“If you knew the gift of God, and who it is who says to you, ‘Give Me a drink,’ you would have asked Him, and He would have given you living water.” (John 4:10)
This quote comes from the familiar story of Jesus and the Samaritan women at the well. Jesus uses their encounter at the well as an opportunity to explain that God is able to provide not just normal well water, but living water. Think about that phrase “living water” for a moment. That’s a rather curious phrase to us as English speakers. How often do we say “living water” outside of referencing scripture? It’s not something we would say, because it doesn’t actually mean anything to us.
Of course, if we have studied our Bible, we immediately know what Jesus is referring to here. He is speaking of the Holy Spirit. The living water symbolizes the Holy Spirit which springs up within us to eternal life (verse 14). As Jesus says in John 7:38, “He who believes in Me, as the Scripture said, ‘From his innermost being will flow rivers of living water.’” We immediately associated “living water” with its spiritual connotations.
Interestingly enough, this phrase in the Greek actually carries a specific non-spiritual meaning. The phrase “living water” was the way of describing water that had a source, generally a spring or a river. This was not stagnant water, but flowing water.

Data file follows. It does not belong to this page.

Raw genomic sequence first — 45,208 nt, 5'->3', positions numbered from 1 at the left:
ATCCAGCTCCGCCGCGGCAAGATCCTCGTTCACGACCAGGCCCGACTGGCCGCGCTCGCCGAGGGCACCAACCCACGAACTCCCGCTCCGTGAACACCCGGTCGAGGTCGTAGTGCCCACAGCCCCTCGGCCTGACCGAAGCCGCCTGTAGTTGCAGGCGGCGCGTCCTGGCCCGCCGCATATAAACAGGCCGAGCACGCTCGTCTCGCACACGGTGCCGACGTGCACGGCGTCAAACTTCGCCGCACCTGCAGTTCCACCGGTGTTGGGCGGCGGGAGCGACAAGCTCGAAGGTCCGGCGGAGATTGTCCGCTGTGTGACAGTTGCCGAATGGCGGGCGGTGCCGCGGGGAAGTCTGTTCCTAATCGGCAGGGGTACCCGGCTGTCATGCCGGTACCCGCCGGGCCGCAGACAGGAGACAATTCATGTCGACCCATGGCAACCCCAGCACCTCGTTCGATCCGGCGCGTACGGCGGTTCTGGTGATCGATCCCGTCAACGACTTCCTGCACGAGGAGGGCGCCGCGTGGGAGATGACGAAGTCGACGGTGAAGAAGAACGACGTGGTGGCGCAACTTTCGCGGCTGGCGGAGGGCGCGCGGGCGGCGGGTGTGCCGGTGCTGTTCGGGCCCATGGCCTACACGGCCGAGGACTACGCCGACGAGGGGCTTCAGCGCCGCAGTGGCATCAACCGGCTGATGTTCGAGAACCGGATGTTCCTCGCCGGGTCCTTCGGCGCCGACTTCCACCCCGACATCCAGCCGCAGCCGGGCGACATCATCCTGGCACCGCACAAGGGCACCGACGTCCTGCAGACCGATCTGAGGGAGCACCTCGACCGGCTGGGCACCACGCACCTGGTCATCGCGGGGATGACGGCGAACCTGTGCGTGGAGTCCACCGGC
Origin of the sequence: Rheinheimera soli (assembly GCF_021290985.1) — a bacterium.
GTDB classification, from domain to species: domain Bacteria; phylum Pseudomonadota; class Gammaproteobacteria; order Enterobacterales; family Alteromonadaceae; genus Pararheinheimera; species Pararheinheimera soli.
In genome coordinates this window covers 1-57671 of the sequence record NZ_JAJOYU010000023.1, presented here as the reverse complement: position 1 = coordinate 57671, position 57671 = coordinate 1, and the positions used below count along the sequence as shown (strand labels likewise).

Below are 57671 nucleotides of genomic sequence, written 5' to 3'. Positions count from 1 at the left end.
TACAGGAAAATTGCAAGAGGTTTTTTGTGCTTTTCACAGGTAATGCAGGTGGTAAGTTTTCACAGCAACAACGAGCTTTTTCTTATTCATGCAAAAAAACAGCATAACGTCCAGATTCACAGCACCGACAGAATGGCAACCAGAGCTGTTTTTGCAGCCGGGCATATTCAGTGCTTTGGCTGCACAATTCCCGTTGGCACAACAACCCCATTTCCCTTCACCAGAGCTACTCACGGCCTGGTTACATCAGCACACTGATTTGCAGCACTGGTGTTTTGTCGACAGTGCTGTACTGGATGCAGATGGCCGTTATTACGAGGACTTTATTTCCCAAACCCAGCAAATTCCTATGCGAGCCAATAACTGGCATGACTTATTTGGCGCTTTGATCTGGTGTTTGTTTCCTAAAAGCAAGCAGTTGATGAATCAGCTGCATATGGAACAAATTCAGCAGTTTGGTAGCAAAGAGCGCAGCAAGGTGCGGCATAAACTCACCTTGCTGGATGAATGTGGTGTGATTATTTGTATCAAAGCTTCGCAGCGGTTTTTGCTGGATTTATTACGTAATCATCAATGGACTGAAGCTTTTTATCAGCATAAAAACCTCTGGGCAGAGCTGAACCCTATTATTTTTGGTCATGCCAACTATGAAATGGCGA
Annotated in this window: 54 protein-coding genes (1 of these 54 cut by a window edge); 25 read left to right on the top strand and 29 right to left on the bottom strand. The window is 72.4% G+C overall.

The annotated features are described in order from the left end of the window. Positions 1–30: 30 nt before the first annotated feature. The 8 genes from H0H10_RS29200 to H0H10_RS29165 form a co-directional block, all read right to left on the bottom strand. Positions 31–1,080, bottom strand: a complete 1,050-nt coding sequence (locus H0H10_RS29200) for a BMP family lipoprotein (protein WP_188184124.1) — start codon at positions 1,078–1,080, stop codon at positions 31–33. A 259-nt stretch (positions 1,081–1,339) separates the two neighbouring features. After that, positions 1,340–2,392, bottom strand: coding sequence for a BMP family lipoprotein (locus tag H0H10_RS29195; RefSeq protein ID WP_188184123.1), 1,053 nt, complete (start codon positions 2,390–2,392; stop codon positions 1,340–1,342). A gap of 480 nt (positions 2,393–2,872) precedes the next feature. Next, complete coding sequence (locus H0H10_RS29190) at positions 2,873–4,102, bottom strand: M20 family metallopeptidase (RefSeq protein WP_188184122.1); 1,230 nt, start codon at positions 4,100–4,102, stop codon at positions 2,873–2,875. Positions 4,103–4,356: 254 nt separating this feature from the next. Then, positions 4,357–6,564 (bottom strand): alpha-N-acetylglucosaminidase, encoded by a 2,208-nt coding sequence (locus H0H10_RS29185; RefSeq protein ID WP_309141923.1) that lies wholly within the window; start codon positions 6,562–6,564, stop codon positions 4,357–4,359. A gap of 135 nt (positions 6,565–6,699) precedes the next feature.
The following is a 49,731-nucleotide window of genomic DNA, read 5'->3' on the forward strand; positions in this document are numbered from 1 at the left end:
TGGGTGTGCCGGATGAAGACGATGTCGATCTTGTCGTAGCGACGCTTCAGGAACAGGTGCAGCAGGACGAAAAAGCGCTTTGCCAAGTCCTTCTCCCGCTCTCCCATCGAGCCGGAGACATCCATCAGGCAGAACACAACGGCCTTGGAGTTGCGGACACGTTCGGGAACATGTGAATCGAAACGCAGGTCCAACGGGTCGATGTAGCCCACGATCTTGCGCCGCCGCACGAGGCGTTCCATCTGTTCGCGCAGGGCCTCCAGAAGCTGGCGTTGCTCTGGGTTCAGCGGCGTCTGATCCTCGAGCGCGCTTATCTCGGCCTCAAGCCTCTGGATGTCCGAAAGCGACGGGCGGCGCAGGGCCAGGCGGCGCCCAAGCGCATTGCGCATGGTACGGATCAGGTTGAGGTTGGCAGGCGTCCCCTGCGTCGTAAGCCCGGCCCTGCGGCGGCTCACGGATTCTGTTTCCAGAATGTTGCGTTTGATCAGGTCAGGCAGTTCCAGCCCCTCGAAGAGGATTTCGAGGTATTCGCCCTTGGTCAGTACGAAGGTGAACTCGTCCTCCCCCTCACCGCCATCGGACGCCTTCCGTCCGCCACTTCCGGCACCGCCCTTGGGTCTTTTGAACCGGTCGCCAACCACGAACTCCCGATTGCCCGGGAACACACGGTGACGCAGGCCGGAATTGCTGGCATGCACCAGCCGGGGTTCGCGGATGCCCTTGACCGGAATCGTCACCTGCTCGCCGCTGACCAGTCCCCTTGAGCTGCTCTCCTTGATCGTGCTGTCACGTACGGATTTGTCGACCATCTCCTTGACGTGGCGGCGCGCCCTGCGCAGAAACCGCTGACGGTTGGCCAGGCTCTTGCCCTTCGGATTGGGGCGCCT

When Abraham sent Hagar and Ishmael away, they wandered into the Desert of Beersheba and eventually ran out of water. Hager couldn’t bear to watch her son die, so she went a good distance away from her son and began to weep. An angel of God comforted her, and opened her eyes to see a water source. We read in Genesis 21:19, “Then God opened her eyes and she saw a well of water.” The Septuagint, the Greek translation of the Hebrew Scriptures, uses the wording “living water” here to refer to a spring water source. Later in Genesis 26:19, we read that “Isaac’s servants dug in the valley and found there a well of flowing water.” Again in this verse, the Septuagint uses the phrase “living water” to describe a well of spring water. And I could go on. There are a number of Old Testament references where this phrase is used of flowing water, including verses in the books of Leviticus, Numbers, Songs of Solomon, and Zechariah.
As we’ve seen, this phrase was commonly used to refer to fresh flowing water. So when Jesus begins to speak to her about living water, she doesn’t find it strange. She’s not confused, wondering what type of strange spiritual talk this was. Jesus was using wording that had a common usage, but used it to point to a greater spiritual reality. He was not referring simply to fresh spring water, but the provision of the Holy Spirit that quenches our spiritual thirst and wells up into eternal life. A gift only God could give.